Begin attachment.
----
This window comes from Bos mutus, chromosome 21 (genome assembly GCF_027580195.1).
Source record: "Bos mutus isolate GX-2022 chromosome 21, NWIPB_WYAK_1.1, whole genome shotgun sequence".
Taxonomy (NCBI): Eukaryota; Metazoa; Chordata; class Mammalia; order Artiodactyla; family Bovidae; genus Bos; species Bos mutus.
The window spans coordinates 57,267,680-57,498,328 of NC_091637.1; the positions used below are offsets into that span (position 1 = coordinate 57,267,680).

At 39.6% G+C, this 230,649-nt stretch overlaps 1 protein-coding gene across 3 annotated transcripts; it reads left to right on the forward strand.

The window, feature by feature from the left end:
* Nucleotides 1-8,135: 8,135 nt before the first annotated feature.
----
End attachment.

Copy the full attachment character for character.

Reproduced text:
This window comes from Bos mutus, chromosome 21 (genome assembly GCF_027580195.1).
Source record: "Bos mutus isolate GX-2022 chromosome 21, NWIPB_WYAK_1.1, whole genome shotgun sequence".
Taxonomy (NCBI): Eukaryota; Metazoa; Chordata; class Mammalia; order Artiodactyla; family Bovidae; genus Bos; species Bos mutus.
The window spans coordinates 57,267,680-57,498,328 of NC_091637.1; the positions used below are offsets into that span (position 1 = coordinate 57,267,680).

At 39.6% G+C, this 230,649-nt stretch overlaps 1 protein-coding gene across 3 annotated transcripts; it reads left to right on the forward strand.

The window, feature by feature from the left end:
* Nucleotides 1-8,135: 8,135 nt before the first annotated feature.